19 U.S. Travelers To Cuba Reported Symptoms Similar To Those Of Diplomats

U.S. Embassy staff had experienced hearing loss, dizziness, cognitive issues and difficulty sleeping.
The U.S. Embassy in Havana.
The U.S. Embassy in Havana.

The U.S. State Department says 19 U.S. travelers to Cuba have reported health issues and symptoms similar to those U.S. diplomats said they experienced in Havana in 2016.

In September, the State Department and the U.S. Embassy in Cuba issued travel warnings stating that “numerous U.S. Embassy Havana employees have been targeted in specific attacks” and were experiencing symptoms including ear complaints, hearing loss, dizziness, headache, fatigue, cognitive issues and difficulty sleeping. Officials said they had been “unable to identify the source of the attacks” and advised Americans to avoid visiting Cuba.

Some have speculated that the symptoms were the result of acoustic attacks, or the use of sound-based weapons. The State Department asked Cuban diplomats to leave the U.S. Embassy, and withdrew nonessential American staff in Cuba.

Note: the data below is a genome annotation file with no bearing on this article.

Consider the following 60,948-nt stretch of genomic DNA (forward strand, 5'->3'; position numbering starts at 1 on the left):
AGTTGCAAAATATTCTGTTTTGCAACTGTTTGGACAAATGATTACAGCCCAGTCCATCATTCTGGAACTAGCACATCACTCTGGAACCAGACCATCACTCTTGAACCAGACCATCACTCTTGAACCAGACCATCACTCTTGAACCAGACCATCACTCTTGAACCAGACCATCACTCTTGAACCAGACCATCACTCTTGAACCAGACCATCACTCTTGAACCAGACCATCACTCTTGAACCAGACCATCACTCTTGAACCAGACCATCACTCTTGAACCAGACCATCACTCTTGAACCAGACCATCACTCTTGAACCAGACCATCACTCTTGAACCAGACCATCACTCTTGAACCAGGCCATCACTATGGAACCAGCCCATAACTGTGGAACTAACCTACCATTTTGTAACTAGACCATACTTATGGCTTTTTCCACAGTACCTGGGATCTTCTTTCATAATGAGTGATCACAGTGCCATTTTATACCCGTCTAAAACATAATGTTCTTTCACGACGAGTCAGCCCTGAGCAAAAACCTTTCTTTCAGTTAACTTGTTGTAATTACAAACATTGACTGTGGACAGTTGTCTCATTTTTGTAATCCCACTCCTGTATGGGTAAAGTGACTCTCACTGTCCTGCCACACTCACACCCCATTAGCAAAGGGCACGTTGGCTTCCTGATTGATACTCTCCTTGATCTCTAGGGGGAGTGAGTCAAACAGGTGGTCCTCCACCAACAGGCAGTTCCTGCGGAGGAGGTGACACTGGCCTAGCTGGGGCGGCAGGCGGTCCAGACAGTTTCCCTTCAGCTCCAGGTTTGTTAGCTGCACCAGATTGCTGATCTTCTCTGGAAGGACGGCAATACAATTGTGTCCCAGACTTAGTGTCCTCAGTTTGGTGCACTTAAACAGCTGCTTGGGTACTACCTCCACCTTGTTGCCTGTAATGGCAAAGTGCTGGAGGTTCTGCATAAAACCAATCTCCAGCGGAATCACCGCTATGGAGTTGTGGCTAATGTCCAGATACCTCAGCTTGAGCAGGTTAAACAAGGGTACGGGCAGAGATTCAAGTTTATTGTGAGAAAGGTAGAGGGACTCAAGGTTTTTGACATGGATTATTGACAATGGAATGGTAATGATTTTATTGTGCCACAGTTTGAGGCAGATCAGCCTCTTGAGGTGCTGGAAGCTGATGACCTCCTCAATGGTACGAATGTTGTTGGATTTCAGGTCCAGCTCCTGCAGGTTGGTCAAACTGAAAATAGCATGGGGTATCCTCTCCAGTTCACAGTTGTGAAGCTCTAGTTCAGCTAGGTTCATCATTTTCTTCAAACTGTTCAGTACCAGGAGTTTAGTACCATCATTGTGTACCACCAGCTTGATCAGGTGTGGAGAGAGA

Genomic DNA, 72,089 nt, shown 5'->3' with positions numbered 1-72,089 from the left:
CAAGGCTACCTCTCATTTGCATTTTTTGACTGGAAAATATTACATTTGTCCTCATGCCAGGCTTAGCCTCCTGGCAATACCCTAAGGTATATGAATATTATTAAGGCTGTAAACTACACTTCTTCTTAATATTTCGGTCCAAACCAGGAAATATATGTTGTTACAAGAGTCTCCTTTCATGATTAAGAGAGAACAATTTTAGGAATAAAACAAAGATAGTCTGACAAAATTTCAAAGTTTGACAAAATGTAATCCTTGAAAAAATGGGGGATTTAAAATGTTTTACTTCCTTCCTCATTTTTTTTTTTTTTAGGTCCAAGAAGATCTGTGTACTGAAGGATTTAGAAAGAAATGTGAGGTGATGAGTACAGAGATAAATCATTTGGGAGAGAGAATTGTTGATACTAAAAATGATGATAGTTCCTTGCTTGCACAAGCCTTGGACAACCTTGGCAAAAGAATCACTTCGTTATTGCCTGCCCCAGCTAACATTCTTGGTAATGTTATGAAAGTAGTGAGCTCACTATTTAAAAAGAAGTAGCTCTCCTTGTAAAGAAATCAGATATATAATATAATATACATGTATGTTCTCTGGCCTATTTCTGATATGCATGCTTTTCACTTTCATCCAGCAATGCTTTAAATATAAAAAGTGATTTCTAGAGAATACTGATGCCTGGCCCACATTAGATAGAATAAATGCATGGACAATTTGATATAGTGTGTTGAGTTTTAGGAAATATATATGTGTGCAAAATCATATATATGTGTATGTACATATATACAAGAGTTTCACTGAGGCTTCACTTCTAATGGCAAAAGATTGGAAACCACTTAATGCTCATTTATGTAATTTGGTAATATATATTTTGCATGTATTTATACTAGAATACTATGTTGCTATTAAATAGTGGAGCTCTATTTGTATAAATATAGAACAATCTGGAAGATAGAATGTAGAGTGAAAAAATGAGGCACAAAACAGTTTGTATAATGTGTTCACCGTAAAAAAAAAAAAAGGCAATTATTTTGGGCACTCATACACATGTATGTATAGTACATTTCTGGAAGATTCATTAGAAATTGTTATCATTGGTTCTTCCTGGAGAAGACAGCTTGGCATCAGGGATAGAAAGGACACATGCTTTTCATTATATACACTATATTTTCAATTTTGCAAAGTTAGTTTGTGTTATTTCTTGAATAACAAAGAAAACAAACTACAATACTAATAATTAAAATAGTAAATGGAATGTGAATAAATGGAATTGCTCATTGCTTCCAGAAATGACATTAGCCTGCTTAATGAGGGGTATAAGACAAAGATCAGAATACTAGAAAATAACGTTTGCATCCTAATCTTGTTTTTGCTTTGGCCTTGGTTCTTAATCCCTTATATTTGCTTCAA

On Monday, a State Department spokesperson told the Miami Herald that “Since September 29, the Department of State has been contacted by 19 U.S. citizens who reported experiencing symptoms similar to those listed in the Travel Warning after visiting Cuba.” 

“We continue to urge U.S. citizens to reconsider travel to Cuba.”

The latest State Department advisory on Cuba, issued Jan. 10, places the country at a Level 3 advisory, urging Americans to reconsider travel.

“On September 29, 2017, the Department ordered the departure of non-emergency U.S. government employees and their family members to protect the safety of our personnel. Due to the drawdown in staff, the U.S. Embassy in Havana has limited ability to assist U.S. citizens,” the advisory warned.

The advisory said travelers to Cuba should avoid Hotel Nacional and Hotel Capri, where diplomats were staying when they reported symptoms, and to report similar symptoms to a medical professional.